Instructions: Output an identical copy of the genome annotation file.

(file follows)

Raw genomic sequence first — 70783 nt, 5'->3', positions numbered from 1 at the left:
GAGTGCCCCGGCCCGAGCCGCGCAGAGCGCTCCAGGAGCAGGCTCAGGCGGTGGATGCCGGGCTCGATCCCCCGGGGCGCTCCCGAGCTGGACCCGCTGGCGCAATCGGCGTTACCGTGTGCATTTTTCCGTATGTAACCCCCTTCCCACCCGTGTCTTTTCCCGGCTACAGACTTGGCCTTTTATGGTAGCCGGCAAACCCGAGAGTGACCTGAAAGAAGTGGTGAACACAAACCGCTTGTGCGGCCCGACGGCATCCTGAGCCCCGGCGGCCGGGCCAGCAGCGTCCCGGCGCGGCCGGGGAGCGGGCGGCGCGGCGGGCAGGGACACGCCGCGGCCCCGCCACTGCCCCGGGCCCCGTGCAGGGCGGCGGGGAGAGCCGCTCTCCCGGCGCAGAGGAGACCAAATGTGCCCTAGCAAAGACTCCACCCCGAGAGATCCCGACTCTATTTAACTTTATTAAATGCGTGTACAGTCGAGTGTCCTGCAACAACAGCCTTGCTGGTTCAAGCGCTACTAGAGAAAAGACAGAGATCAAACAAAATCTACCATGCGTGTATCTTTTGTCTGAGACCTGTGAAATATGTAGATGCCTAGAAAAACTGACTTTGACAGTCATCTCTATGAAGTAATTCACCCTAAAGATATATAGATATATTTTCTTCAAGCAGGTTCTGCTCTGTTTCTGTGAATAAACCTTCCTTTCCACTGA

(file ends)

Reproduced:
Raw genomic sequence first — 70783 nt, 5'->3', positions numbered from 1 at the left:
GAGTGCCCCGGCCCGAGCCGCGCAGAGCGCTCCAGGAGCAGGCTCAGGCGGTGGATGCCGGGCTCGATCCCCCGGGGCGCTCCCGAGCTGGACCCGCTGGCGCAATCGGCGTTACCGTGTGCATTTTTCCGTATGTAACCCCCTTCCCACCCGTGTCTTTTCCCGGCTACAGACTTGGCCTTTTATGGTAGCCGGCAAACCCGAGAGTGACCTGAAAGAAGTGGTGAACACAAACCGCTTGTGCGGCCCGACGGCATCCTGAGCCCCGGCGGCCGGGCCAGCAGCGTCCCGGCGCGGCCGGGGAGCGGGCGGCGCGGCGGGCAGGGACACGCCGCGGCCCCGCCACTGCCCCGGGCCCCGTGCAGGGCGGCGGGGAGAGCCGCTCTCCCGGCGCAGAGGAGACCAAATGTGCCCTAGCAAAGACTCCACCCCGAGAGATCCCGACTCTATTTAACTTTATTAAATGCGTGTACAGTCGAGTGTCCTGCAACAACAGCCTTGCTGGTTCAAGCGCTACTAGAGAAAAGACAGAGATCAAACAAAATCTACCATGCGTGTATCTTTTGTCTGAGACCTGTGAAATATGTAGATGCCTAGAAAAACTGACTTTGACAGTCATCTCTATGAAGTAATTCACCCTAAAGATATATAGATATATTTTCTTCAAGCAGGTTCTGCTCTGTTTCTGTGAATAAACCTTCCTTTCCACTGA